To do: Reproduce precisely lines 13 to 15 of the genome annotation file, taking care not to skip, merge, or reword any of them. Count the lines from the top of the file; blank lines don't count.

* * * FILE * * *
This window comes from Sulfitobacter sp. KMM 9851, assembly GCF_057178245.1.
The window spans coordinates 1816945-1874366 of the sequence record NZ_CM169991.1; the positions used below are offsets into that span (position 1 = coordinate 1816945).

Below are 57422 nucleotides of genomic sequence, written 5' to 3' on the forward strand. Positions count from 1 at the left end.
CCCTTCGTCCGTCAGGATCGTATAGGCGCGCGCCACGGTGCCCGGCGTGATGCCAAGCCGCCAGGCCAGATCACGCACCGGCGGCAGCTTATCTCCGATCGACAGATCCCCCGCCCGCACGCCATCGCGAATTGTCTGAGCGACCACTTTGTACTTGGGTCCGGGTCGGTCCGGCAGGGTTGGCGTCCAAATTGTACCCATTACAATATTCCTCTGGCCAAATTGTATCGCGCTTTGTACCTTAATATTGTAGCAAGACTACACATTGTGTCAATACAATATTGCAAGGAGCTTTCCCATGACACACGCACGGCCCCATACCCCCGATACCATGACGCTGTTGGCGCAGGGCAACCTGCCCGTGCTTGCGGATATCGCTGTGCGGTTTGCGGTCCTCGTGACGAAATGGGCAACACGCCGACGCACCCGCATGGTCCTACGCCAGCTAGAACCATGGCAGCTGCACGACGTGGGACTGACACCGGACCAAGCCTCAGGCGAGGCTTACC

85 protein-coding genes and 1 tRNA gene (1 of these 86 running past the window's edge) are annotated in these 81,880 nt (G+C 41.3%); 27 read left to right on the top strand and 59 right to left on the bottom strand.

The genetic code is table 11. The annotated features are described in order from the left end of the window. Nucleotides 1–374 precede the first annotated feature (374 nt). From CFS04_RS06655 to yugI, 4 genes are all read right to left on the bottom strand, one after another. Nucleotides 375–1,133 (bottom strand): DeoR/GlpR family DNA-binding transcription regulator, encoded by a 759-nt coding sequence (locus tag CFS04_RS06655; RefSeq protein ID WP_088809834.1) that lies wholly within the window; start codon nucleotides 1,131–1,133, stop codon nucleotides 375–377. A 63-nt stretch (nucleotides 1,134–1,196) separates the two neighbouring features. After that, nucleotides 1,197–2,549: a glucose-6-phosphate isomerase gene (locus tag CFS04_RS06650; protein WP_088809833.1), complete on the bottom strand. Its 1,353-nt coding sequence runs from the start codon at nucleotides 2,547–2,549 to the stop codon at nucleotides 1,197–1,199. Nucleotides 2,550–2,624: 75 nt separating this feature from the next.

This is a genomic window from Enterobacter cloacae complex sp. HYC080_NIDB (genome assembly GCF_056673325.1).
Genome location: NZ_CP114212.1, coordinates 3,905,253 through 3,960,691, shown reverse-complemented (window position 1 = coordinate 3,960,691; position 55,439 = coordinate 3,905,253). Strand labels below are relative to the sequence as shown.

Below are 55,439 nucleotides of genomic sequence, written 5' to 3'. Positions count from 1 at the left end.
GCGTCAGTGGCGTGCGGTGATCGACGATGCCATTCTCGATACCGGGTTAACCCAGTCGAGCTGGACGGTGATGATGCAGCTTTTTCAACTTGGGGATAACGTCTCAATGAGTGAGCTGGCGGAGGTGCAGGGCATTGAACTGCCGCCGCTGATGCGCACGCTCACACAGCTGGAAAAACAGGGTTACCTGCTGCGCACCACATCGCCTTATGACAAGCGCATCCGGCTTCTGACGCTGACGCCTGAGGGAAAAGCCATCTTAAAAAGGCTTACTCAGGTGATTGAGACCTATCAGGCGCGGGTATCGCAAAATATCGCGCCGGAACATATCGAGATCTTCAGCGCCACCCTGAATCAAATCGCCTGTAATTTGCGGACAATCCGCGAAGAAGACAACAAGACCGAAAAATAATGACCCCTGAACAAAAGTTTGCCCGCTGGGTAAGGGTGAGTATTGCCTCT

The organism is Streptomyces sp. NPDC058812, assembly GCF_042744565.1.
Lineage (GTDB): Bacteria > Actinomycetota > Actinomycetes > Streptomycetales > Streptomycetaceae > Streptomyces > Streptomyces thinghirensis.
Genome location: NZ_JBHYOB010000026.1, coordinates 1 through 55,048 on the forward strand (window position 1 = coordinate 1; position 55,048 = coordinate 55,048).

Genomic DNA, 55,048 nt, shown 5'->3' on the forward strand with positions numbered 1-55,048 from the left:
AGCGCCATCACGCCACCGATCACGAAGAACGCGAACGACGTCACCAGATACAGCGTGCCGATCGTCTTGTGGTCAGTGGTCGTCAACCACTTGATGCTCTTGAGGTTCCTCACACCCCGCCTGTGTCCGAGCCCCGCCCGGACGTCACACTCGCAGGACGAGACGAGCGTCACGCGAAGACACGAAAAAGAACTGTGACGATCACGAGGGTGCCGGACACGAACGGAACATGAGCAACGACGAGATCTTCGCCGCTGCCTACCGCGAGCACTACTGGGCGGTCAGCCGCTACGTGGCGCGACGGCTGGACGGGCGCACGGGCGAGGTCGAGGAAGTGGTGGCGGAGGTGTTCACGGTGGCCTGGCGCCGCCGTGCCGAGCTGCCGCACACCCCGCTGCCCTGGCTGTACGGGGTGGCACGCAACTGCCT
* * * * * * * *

Genome location: NZ_JBHYOB010000026.1, coordinates 1 through 55,048 on the forward strand (window position 1 = coordinate 1; position 55,048 = coordinate 55,048).

Genomic DNA, 55,048 nt, shown 5'->3' on the forward strand with positions numbered 1-55,048 from the left:
AGCGCCATCACGCCACCGATCACGAAGAACGCGAACGACGTCACCAGATACAGCGTGCCGATCGTCTTGTGGTCAGTGGTCGTCAACCACTTGATGCTCTTGAGGTTCCTCACACCCCGCCTGTGTCCGAGCCCCGCCCGGACGTCACACTCGCAGGACGAGACGAGCGTCACGCGAAGACACGAAAAAGAACTGTGACGATCACGAGGGTGCCGGACACGAACGGAACATGAGCAACGACGAGATCTTCGCCGCTGCCTACCGCGAGCACTACTGGGCGGTCAGCCGCTACGTGGCGCGACGGCTGGACGGGCGCACGGGCGAGGTCGAGGAAGTGGTGGCGGAGGTGTTCACGGTGGCCTGGCGCCGCCGTGCCGAGCTGCCGCACACCCCGCTGCCCTGGCTGTACGGGGTGGCACGCAACTGCCT